Muschamp's first trip through 'The Gauntlet'
Published: Wednesday, July 20, 2011 at 5:45 p.m.
Last Modified: Wednesday, July 20, 2011 at 5:45 p.m.
HOOVER, Ala. — At ESPN, they call it "The Car Wash." A coach or athlete shows up in Bristol, Conn., and makes his or her way to every radio show, TV show and commercial shoot the four-letter network can set up.
Here in Hoover, we call it "The Gauntlet" as SEC coaches and players bounce from room to room answering the same questions over and over and over again and try to think up new ways to say "We had a great summer" and "We're excited about this season."
Wednesday at SEC Media Days at the Wynfrey Hotel, it was Will Muschamp's first trip through The Gauntlet.
He needed a lot of water.
"It's getting there," he said when I asked him if his throat was getting sore.
Muschamp had never seen anything like this, more than 1,000 credentialed writers, TV personalities, cameramen, photographers, bloggers and tweeters asking him questions at 13 different stops.
There wasn't a lot of originality in the questions. There rarely is.
"Can you talk about John Brantley's confidence level?"
"What's it like to succeed a coach like Urban Meyer?"
"Are you going to turn down the flame now that you are a head coach instead of an assistant?"
I followed him around through most of it, and the answers were what you would expect. He started with a live interview on ESPN, then an informal interview with some reporters on the third floor.
That was a nice warm-up for The Gauntlet.
It started in the Internet/Radio Room, where one of the media members was a familiar face. Nicki Meyer is working as an intern at Scout.com and was in the room shadowing one of the full-time employees. Muschamp left the room, then came back in to say hello to Urban Meyer's daughter.
"It was good to see her," he said. "I saw her in one of those rooms we were in."
One of many.
From there he walked across the spacious atrium with mini-cams and lights pointed in his direction as cameramen tried to navigate backward without tripping over something or banging into a pillar. Next up, the room for TV people not paying the SEC a lot of money to televise its games. In other words, the affiliates.
There are two of these ballrooms set up because one can't handle all of the tripods and microphones. There, he delivered a line he obviously had prepared for questions about Meyer.
"Urban has been first class," he said. "He's a Gator, and he wants us to do well. My email is full of Gator Nation giving me advice. I tend to listen to him more."
It was repeated in the next room and the next. But he was asked one question in the TV room that caught him off-guard about being involved in his first conference game as a head coach at Knoxville, Tenn.
"No, that's a home game," he said. "They didn't change it, did they?"
As he left the room, I asked him about it.
"Yeah, where did that come from?" he said. "I'll be honest, it kind of caught me off-guard for a second."
He received a lot of questions about being a former Georgia player — "I'm a Florida guy." About his intensity — "My role at places I've been is to be an emotional guy. I can't be something I'm not." And about his familiarity with the league — "Unless you've been through it, you don't understand."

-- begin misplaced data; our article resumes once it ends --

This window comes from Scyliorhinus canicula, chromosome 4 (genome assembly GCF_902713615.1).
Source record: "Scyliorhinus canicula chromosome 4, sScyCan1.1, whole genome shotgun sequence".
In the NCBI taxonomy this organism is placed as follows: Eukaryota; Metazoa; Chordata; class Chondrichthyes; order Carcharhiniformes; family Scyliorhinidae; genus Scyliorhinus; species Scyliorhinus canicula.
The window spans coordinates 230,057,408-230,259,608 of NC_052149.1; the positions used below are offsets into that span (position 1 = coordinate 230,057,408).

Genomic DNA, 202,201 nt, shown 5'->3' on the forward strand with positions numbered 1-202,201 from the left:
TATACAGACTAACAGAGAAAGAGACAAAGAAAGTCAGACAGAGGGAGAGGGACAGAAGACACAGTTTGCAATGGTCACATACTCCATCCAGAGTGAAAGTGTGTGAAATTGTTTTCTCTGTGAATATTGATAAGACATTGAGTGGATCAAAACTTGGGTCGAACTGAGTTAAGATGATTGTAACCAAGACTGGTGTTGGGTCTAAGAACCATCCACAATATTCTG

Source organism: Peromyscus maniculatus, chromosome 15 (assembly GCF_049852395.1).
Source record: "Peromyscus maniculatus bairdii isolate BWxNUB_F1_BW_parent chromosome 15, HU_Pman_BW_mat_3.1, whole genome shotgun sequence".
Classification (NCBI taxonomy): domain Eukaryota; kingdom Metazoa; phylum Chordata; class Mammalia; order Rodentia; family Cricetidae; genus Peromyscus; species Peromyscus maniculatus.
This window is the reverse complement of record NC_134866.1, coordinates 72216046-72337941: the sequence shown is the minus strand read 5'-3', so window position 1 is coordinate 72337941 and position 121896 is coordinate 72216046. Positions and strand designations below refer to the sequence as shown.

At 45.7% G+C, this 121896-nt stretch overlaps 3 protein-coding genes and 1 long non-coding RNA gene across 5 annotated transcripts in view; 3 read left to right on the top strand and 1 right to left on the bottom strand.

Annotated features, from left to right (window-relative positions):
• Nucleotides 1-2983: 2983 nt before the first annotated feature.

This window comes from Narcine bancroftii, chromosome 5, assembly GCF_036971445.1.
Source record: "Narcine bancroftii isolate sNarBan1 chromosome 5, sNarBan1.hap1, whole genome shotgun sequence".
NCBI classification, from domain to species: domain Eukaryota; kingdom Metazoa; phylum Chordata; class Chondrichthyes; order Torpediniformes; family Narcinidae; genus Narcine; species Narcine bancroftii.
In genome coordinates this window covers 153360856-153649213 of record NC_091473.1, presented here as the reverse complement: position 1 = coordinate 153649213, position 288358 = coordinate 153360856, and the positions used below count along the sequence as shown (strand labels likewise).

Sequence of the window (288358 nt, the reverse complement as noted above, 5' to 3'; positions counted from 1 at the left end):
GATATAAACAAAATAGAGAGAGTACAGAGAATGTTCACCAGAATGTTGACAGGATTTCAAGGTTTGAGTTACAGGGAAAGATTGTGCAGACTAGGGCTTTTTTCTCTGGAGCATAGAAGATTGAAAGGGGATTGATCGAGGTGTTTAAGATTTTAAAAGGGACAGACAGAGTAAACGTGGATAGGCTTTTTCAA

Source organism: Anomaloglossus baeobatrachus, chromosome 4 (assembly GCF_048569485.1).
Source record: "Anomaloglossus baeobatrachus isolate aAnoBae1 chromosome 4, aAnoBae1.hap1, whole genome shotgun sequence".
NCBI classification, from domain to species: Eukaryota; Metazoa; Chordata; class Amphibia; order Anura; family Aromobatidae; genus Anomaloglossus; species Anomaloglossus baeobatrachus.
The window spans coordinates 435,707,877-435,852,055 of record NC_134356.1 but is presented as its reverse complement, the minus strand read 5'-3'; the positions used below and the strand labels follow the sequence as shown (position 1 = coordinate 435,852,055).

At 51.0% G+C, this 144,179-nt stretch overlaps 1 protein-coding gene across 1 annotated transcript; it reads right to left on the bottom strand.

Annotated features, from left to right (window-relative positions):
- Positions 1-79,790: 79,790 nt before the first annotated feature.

In the second TV room, there was soothing music wafting down from the ceiling while he spoke.
"Is there an elevator going up and down behind me?" he asked.
Muschamp was both intense and charming. He got laughs and many comments about his personality.
"You can't have union guys. Those are the guys who make a great play and then take the next play off because they think they are in a union," he said in one room.
When a blogger was attempting to get his microphone to work, Muschamp said, "O-N." And then, "Shout it out. I can hear you."
When he was asked about the Gator Nation not accepting an 8-5 record — "They've told me."
During a segment filming the TV show "Talkin' Football" with Tony Barnhart, Mark Schlabach and Bob Neal, he was asked about the brutal schedule that awaits him.
"Those teams are looking at the schedule saying, ‘Oh no, we've got to play the Gators,' " he said. "I know I used to."
As he left the CSS room, Muschamp was handed an SEC computer bag as a gift. Why do I think it's sitting in the back seat of the van that took the Gator contingent to the airport?
From there it was down the hall, to the Fox Sports Net room, where he was being interviewed by former Gator All-American Kevin Carter, who works for the network. Then, next door to CBS. Then, ESPNU.
Finally to the big room, the main ballroom where hundreds of print media members waited to hear the new Florida coach. His wry sense of humor had the writers chuckling, and we saw his intensity when questioned about Jeff Demps, who is running track in Italy.
"I don't deal in rumors or message boards," he said. "When I talk to someone, I want it to be eyeball to eyeball, and I've never been to Italy."
"I'm ready to go," he said after stepping off the podium. "My staff is meeting right now."
ESPN SEC, ESPN, SEC Digital Network, SEC Radio Network. The same questions. The same answers.
Finally, the finish line. Sirius/XM Radio.
And then, to the jet that would take Muschamp, his three players and the athletic department representatives back home.
Muschamp has made it a habit of winning news conferences. He won a bunch of them in one afternoon in Hoover on Wednesday.
We're just about ready to see if he can win games.
Contact Pat Dooley at 352-374-5053 or firstname.lastname@example.org. You can listen to The Pat Dooley Show weekdays from 4-6 p.m. on 104.9 FM. And follow him on Twitter at Twitter.com/Pat_Dooley.
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